A: Well done on wanting to enjoy multiple orgasms in a single session! Physiologically, men are pretty wasted after they ejaculate. Prolactin is released during orgasm, which makes them sleepy. Post-orgasm, there’s also a rush of oxytocin and vasopressin hormones that makes them want to cuddle. Still, there are ways to overcome those challenges.

First things first: Make round one count. If you’re not satisfied after the first session, it makes me wonder if it’s because you’re not getting off. Whether that’s because your man doesn’t last long enough for you to come or because he’s not giving your clitoris enough attention, put yourself first if need be, and don’t depend on him going another round to get satisfied. Slowing everything down will help delay his ejaculation. Take him to the point of orgasm and back again—that’s called edging—and you’ll get longer penetration, while he enjoys the feeling of orgasm without actually ejaculating.

Once he has ejaculated, let him rest for a few minutes. Then, start kissing, talking, and caressing him until he rouses. Let him know you’re not pressurizing him into round two, but merely want to keep playing. Invite him to participate by using a vibrator or dildo to penetrate you, or masturbate next to him. Most likely, he’ll be turned on by your initiative and horniness for him, and will rise to the occasion again.

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Q: Any tips for how to ease my partner into strap-on play?

A: For newbies, strap-ons (essentially dildos with straps or harnesses attached) can be daunting. The key is to introduce them to your partner gently. Be sure to reassure him or her that it’s about trying something new and exciting—not you trying to disclose a secret about yourself (i.e. that you’re into men, if your partner is a woman, or that your partner isn’t enough, if he’s a man). Try to remove all judgments and discriminations about people who use strap-ons: It’s not a statement about gender or sexual orientation—it’s about pushing boundaries.

If your partner is male, reassure him that you adore his dick just as it is. It’s just fun to try different dicks with the same person, so encourage him to strap it on, and then he’s relieved of pressure to perform. Let him know what a turn on it is for you to strap it on and penetrate him. Soften his anus by inserting gloved fingers before you penetrate with the strap-on.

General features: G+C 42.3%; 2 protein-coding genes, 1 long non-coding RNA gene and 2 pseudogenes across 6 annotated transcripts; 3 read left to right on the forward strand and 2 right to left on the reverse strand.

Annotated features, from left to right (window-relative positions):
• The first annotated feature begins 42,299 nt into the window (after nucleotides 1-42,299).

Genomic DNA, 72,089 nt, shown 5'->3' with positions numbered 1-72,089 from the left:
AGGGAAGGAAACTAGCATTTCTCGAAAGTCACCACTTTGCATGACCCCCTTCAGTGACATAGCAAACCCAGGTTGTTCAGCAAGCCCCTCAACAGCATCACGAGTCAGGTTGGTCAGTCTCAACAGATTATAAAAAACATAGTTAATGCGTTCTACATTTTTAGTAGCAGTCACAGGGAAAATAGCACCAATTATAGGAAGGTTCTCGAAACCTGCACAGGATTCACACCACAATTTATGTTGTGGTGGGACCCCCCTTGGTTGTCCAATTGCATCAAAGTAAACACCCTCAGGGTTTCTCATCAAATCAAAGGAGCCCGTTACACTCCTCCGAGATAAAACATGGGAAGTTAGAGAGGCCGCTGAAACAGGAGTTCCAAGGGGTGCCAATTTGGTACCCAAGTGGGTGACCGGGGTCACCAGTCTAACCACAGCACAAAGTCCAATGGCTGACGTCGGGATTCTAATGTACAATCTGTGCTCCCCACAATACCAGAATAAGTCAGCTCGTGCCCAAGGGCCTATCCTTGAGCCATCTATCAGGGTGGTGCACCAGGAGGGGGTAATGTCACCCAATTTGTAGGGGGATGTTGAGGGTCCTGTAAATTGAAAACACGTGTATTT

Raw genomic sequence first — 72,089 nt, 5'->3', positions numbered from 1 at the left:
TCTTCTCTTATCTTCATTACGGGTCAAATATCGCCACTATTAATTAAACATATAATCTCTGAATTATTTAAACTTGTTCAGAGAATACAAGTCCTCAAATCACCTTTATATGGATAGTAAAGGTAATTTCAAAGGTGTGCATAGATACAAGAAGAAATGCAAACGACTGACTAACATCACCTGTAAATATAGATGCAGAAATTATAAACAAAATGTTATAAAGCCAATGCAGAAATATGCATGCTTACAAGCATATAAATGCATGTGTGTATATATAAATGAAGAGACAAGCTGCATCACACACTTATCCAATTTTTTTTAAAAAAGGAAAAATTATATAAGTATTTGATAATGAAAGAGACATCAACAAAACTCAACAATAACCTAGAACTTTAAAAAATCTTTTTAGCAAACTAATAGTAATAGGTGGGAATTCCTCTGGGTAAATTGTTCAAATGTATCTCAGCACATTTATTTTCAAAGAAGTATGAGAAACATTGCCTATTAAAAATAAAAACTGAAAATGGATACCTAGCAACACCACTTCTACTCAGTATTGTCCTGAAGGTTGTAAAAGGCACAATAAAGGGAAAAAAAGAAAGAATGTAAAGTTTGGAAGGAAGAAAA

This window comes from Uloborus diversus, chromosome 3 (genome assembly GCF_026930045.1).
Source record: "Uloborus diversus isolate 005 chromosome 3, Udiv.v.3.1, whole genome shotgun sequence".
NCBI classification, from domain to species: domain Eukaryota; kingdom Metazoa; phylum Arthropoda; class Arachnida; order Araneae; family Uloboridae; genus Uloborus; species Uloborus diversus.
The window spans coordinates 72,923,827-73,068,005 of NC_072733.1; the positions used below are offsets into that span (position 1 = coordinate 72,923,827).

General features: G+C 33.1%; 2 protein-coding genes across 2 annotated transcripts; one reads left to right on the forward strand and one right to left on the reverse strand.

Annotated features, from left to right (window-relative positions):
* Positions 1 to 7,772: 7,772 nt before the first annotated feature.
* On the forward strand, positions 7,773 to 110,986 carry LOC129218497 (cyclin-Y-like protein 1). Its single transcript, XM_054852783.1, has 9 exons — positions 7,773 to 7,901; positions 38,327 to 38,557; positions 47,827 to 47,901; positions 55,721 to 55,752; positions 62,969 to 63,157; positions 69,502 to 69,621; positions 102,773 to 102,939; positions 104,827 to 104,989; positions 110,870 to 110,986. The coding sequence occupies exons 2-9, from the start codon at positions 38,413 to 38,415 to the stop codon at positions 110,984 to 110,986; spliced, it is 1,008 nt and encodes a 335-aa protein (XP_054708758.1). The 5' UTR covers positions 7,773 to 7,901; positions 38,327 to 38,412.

For female partners, reassure her that desiring penetration does not mean you’re a closet straight person—you’re a sexually fluid woman who loves to penetrate and be penetrated by a woman. Use a high end strap on—never compromise on quality. Always use lube on the strap-on and at the vaginal entrance (and anal lube for anal penetration). Never insert the strap-on into the vagina after being in the anus—you don’t want to transfer bacteria. And most importantly of all, if your partner decides he or she ultimately doesn’t like strap-on play, respect his or her NO. Sexual consent is always the priority, especially with new kinds of play.

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Q: If I’m prone to yeast infections, should I get an IUD instead of birth control?

A: Estrogen does increase your susceptibility to yeast infections. However, this only applies to certain oral contraceptives that happen to be high in estrogen. The newer oral contraceptives tend to be low in estrogen, so don’t necessarily worsen your vulnerability. However, I’m always in favor of considering a non-hormonal IUD, which doesn’t cause yeast infections or increase your vulnerability to getting them. You’ll endure some discomfort when it’s inserted, and then forget about it for five years (ideally, assuming there aren’t any issues or complications, which are unlikely). Ultimately, talking about your birth control options with your doctor is the best way to ensure that you’re choosing the one that’s the best fit for your personal disposition and health concerns.

In terms of avoiding the dreaded yeast infection in general (which 75 percent of women get), you can lower your risk by following a healthy lifestyle with regular exercise and a balanced diet, cleaning your genitals daily with warm, soapy water, avoiding over-the-counter douching products that can destroy your vagina’s healthy bacteria, and wearing breathable underwear. And if you do end up with one anyway, here are a few natural ways to fight the itch.

Submit your questions for next month at WTF@stylecaster.com.

MORE: ‘Can He Come in Me During Anal?’ and Other Sex Qs, Answered